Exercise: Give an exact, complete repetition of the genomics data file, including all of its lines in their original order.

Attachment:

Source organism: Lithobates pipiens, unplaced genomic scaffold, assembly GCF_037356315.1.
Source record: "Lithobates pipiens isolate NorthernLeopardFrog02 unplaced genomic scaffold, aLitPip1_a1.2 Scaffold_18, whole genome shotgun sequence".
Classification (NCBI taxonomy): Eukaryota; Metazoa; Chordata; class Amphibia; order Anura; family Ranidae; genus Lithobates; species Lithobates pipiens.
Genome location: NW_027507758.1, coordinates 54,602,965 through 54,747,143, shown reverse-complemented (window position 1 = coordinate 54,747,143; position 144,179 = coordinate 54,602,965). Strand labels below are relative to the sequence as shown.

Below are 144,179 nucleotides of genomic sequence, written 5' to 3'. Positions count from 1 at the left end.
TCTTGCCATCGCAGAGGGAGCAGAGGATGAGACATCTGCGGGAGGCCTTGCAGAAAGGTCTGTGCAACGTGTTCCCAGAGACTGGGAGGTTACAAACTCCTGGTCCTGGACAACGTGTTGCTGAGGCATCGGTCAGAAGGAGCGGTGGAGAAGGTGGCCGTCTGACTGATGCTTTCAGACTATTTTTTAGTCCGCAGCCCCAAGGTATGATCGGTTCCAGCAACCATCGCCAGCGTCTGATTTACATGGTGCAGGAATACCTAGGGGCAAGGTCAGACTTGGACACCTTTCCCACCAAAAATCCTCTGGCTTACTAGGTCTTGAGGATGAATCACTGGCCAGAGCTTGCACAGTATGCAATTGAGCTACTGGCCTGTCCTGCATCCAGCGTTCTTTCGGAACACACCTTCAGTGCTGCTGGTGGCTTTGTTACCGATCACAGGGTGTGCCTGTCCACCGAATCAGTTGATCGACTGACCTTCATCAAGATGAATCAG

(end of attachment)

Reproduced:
Source organism: Lithobates pipiens, unplaced genomic scaffold, assembly GCF_037356315.1.
Source record: "Lithobates pipiens isolate NorthernLeopardFrog02 unplaced genomic scaffold, aLitPip1_a1.2 Scaffold_18, whole genome shotgun sequence".
Classification (NCBI taxonomy): Eukaryota; Metazoa; Chordata; class Amphibia; order Anura; family Ranidae; genus Lithobates; species Lithobates pipiens.
Genome location: NW_027507758.1, coordinates 54,602,965 through 54,747,143, shown reverse-complemented (window position 1 = coordinate 54,747,143; position 144,179 = coordinate 54,602,965). Strand labels below are relative to the sequence as shown.

Below are 144,179 nucleotides of genomic sequence, written 5' to 3'. Positions count from 1 at the left end.
TCTTGCCATCGCAGAGGGAGCAGAGGATGAGACATCTGCGGGAGGCCTTGCAGAAAGGTCTGTGCAACGTGTTCCCAGAGACTGGGAGGTTACAAACTCCTGGTCCTGGACAACGTGTTGCTGAGGCATCGGTCAGAAGGAGCGGTGGAGAAGGTGGCCGTCTGACTGATGCTTTCAGACTATTTTTTAGTCCGCAGCCCCAAGGTATGATCGGTTCCAGCAACCATCGCCAGCGTCTGATTTACATGGTGCAGGAATACCTAGGGGCAAGGTCAGACTTGGACACCTTTCCCACCAAAAATCCTCTGGCTTACTAGGTCTTGAGGATGAATCACTGGCCAGAGCTTGCACAGTATGCAATTGAGCTACTGGCCTGTCCTGCATCCAGCGTTCTTTCGGAACACACCTTCAGTGCTGCTGGTGGCTTTGTTACCGATCACAGGGTGTGCCTGTCCACCGAATCAGTTGATCGACTGACCTTCATCAAGATGAATCAG